Premorbid exercise engagement and motor reserve in Parkinson's disease

Mun K. Sunwoo, Ji E. Lee, Jin Y. Hong, Byung S. Ye, Hye S. Lee, Jungsu S. Oh, Jae S. Kim, Phil H. Lee, Young H. Sohn

Research output: Contribution to journalArticlepeer-review

18 Citations (Scopus)


Background Life-long experiences of cognitive activity could enhance cognitive reserve, which may lead individuals to show less cognitive deficits in Alzheimer's disease, despite similar pathological changes. We performed this study to test whether premorbid physical activity may enhance motor reserve in Parkinson's disease (PD) (i.e., less motor deficits despite similar degrees of dopamine depletion). Methods We assessed engagement in premorbid leisure-time exercise among 102 drug naive PD patients who had been initially diagnosed at our hospital by dopamine transporter scanning. Patients were classified into tertile groups based on the frequency, duration, and intensity of the exercises in which they participated. Results Among patients with mild to moderate reductions in striatal dopaminergic activity (above the median dopaminergic activity), the exercise group of the highest tertile showed significantly lower motor scores (i.e., fewer motor deficits, 15.53 ± 6.25), despite similar degrees of dopamine reduction, compared to the combined group of the middle and the lowest tertiles (21.57 ± 8.34, p = 0.01). Nonetheless, the highest tertile group showed a more rapid decline in motor function related to reductions in striatal dopaminergic activity than the other two groups (p = 0.002 with the middle tertile group and p = 0.001 with the lowest tertile group). Conclusions These results suggest that engagement in premorbid exercise acts as a proxy for an active reserve in the motor domain (i.e., motor reserve) in patients with PD.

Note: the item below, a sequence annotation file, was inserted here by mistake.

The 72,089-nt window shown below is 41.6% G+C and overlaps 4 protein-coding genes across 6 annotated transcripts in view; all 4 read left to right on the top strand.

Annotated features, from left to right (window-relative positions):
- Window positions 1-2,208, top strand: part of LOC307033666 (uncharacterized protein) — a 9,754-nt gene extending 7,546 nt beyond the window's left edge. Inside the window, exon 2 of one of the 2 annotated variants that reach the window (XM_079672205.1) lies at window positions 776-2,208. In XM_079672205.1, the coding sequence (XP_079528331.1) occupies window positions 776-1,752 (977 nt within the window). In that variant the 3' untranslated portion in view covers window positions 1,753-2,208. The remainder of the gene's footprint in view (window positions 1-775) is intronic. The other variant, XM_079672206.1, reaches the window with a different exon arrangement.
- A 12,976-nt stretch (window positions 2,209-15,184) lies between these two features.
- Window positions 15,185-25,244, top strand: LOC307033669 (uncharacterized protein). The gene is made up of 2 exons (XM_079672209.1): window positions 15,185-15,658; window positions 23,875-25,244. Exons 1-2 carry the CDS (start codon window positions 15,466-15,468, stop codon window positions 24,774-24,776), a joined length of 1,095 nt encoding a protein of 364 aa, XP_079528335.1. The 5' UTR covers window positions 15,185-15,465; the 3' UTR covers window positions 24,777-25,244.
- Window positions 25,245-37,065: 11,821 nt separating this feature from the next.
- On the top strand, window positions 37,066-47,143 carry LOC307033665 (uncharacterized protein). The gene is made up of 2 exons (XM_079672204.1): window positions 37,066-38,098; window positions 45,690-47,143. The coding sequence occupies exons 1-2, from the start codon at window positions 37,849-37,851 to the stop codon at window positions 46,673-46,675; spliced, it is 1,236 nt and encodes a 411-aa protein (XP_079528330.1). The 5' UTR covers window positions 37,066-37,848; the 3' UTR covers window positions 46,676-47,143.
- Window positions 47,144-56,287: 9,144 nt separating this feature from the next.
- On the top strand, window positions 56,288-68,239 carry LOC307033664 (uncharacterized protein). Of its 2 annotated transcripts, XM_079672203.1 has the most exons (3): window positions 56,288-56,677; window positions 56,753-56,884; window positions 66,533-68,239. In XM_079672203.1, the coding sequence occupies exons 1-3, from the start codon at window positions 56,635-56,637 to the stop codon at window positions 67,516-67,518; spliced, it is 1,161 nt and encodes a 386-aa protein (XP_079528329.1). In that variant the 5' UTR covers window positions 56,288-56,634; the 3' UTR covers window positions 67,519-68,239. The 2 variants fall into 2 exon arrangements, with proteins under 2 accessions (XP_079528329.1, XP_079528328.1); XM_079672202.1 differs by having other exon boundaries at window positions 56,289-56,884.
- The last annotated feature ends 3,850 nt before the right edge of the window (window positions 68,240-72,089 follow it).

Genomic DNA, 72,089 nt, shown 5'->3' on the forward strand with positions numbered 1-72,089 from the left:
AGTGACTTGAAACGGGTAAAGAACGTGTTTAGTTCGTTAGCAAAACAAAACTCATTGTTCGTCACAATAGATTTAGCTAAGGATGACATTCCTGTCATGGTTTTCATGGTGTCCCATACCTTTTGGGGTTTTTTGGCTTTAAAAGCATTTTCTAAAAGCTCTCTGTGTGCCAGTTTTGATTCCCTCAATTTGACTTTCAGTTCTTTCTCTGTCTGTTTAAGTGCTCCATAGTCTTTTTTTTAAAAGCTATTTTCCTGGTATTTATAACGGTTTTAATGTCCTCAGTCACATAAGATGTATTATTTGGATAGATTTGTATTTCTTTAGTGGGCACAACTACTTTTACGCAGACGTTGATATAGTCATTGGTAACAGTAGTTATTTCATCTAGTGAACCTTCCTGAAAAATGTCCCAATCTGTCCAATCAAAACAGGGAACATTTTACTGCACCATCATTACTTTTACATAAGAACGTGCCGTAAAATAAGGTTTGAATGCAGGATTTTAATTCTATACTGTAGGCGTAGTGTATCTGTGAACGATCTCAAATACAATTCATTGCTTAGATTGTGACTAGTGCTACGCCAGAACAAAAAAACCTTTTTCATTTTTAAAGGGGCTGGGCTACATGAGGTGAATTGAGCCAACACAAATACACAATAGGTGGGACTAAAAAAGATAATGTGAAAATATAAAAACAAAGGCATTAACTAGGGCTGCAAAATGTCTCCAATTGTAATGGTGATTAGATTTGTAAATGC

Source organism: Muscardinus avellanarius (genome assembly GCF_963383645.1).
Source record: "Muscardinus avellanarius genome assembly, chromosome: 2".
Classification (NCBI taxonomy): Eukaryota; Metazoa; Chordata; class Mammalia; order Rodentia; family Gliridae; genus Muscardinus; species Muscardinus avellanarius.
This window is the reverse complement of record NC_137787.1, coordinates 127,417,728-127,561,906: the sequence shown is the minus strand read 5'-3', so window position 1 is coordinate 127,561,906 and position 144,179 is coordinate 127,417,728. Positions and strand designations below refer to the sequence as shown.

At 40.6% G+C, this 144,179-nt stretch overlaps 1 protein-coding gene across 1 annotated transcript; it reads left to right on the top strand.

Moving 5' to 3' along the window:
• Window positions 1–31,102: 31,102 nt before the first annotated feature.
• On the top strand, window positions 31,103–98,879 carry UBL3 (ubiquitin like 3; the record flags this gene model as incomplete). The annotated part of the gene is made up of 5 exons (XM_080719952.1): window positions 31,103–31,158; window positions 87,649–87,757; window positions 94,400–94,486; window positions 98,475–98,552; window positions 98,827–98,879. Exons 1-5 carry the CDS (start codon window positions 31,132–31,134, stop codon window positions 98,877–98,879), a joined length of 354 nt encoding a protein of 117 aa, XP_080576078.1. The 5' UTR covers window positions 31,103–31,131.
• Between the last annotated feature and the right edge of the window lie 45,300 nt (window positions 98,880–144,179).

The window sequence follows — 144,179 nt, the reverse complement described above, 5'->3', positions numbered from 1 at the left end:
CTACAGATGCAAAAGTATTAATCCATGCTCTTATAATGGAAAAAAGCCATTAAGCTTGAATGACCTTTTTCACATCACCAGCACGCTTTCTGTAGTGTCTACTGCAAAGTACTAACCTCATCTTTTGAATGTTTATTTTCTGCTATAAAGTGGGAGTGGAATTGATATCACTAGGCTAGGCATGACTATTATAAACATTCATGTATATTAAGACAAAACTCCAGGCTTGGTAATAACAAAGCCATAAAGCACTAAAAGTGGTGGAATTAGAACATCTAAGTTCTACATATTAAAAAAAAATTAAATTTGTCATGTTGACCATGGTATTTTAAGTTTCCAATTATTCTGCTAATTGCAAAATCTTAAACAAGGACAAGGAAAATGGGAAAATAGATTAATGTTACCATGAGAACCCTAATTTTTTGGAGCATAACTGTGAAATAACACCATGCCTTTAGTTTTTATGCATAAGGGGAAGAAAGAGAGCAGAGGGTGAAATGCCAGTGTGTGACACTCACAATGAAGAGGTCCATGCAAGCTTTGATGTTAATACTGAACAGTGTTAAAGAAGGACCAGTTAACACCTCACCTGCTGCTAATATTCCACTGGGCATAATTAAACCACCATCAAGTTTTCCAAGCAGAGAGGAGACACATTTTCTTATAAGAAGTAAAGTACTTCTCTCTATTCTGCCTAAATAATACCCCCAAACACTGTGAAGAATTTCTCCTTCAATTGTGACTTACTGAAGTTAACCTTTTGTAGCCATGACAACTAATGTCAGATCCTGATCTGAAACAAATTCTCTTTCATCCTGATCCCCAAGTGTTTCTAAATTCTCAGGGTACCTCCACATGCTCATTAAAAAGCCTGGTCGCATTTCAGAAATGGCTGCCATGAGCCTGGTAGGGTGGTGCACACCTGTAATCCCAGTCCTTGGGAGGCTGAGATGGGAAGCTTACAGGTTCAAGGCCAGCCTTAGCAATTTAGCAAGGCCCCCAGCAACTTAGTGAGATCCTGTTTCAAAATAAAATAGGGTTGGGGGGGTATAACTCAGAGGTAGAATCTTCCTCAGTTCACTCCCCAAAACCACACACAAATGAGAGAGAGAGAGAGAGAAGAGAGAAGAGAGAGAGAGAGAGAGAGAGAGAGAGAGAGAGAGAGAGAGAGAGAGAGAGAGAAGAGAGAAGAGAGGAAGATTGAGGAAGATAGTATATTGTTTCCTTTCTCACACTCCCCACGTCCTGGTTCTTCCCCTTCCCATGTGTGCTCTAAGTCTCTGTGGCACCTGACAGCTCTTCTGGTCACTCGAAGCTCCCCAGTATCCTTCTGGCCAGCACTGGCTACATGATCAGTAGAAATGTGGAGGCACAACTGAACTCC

Original languageEnglish
Pages (from-to)49-53
Number of pages5
JournalParkinsonism and Related Disorders
Publication statusPublished - 2017 Jan 1

Bibliographical note

Publisher Copyright:
© 2016 Elsevier Ltd

All Science Journal Classification (ASJC) codes

  • Neurology
  • Geriatrics and Gerontology
  • Clinical Neurology


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